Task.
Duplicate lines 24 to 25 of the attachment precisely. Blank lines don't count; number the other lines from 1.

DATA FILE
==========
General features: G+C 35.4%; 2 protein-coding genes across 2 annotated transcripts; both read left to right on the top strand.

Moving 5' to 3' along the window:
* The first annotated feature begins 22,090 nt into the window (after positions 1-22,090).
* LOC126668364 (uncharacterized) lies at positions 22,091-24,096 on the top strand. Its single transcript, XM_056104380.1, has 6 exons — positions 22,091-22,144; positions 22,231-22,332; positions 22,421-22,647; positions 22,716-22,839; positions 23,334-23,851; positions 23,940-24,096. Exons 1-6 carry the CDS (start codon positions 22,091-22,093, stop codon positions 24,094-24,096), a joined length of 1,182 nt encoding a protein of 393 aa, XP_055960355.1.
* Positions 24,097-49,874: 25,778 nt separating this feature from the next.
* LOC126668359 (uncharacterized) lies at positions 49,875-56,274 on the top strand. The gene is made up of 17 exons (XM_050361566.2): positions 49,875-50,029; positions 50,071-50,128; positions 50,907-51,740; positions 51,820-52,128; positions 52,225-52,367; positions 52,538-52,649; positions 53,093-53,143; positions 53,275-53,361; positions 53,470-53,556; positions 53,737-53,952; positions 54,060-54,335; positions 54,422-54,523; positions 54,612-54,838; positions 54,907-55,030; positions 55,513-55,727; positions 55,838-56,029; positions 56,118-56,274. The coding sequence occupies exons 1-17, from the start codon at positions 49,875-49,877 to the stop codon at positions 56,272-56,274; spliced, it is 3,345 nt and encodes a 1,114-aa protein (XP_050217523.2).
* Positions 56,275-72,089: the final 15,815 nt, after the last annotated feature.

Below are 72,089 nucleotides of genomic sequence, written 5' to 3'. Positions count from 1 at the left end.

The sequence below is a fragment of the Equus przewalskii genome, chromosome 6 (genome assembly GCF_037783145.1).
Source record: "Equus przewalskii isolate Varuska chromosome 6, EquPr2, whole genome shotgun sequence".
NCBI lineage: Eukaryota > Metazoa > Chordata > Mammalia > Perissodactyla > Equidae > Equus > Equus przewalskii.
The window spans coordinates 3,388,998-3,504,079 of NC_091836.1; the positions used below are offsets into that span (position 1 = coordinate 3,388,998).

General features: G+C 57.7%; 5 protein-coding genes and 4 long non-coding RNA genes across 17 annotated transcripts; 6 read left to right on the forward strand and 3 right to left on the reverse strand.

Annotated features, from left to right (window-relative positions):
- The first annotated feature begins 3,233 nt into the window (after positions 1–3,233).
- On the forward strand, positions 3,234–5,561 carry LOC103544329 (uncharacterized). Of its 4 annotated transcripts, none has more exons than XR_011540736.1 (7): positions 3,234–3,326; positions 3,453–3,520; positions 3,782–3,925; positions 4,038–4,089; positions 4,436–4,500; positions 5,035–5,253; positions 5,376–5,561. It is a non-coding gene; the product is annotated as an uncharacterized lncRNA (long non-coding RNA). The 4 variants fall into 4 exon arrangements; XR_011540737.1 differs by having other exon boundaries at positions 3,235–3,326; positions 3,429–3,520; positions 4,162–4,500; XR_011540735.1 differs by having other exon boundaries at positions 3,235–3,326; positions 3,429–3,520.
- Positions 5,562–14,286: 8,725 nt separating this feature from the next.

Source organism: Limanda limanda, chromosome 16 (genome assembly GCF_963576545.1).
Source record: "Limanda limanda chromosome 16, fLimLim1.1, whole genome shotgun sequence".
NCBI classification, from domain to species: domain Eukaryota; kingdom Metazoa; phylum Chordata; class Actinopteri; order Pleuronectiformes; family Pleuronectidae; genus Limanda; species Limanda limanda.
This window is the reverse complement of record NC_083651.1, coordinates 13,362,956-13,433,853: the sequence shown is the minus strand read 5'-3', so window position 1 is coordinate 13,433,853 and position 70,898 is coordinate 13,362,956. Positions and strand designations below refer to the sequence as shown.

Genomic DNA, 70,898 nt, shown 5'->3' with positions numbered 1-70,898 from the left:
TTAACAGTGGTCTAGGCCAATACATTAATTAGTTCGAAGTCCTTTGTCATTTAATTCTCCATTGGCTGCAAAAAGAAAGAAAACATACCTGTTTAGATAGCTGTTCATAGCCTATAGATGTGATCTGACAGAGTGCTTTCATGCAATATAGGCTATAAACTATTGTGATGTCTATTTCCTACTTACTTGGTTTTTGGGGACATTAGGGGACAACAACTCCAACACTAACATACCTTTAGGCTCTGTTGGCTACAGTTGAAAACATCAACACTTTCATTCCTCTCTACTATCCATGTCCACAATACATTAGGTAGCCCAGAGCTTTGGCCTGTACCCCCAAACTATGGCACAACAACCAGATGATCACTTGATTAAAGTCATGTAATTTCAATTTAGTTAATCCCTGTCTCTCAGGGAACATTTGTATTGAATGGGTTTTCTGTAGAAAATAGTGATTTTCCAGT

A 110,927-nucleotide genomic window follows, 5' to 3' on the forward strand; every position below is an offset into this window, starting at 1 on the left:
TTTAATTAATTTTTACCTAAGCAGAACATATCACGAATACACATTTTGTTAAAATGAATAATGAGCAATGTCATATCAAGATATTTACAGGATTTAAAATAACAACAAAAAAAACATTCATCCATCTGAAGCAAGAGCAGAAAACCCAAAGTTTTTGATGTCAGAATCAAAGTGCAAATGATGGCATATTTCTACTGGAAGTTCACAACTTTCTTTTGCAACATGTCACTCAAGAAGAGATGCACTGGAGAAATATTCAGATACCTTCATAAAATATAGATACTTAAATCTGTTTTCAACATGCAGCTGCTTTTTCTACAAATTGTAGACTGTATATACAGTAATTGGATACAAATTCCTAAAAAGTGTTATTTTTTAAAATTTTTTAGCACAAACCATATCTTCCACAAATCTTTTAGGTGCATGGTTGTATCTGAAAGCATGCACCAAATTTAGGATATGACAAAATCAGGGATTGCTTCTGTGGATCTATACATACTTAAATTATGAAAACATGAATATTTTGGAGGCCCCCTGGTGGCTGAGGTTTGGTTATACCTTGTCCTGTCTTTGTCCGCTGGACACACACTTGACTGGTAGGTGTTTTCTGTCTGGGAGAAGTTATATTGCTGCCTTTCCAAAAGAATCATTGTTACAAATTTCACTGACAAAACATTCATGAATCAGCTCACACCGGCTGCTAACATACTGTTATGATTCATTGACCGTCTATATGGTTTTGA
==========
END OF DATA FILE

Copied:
A 110,927-nucleotide genomic window follows, 5' to 3' on the forward strand; every position below is an offset into this window, starting at 1 on the left:
TTTAATTAATTTTTACCTAAGCAGAACATATCACGAATACACATTTTGTTAAAATGAATAATGAGCAATGTCATATCAAGATATTTACAGGATTTAAAATAACAACAAAAAAAACATTCATCCATCTGAAGCAAGAGCAGAAAACCCAAAGTTTTTGATGTCAGAATCAAAGTGCAAATGATGGCATATTTCTACTGGAAGTTCACAACTTTCTTTTGCAACATGTCACTCAAGAAGAGATGCACTGGAGAAATATTCAGATACCTTCATAAAATATAGATACTTAAATCTGTTTTCAACATGCAGCTGCTTTTTCTACAAATTGTAGACTGTATATACAGTAATTGGATACAAATTCCTAAAAAGTGTTATTTTTTAAAATTTTTTAGCACAAACCATATCTTCCACAAATCTTTTAGGTGCATGGTTGTATCTGAAAGCATGCACCAAATTTAGGATATGACAAAATCAGGGATTGCTTCTGTGGATCTATACATACTTAAATTATGAAAACATGAATATTTTGGAGGCCCCCTGGTGGCTGAGGTTTGGTTATACCTTGTCCTGTCTTTGTCCGCTGGACACACACTTGACTGGTAGGTGTTTTCTGTCTGGGAGAAGTTATATTGCTGCCTTTCCAAAAGAATCATTGTTACAAATTTCACTGACAAAACATTCATGAATCAGCTCACACCGGCTGCTAACATACTGTTATGATTCATTGACCGTCTATATGGTTTTGA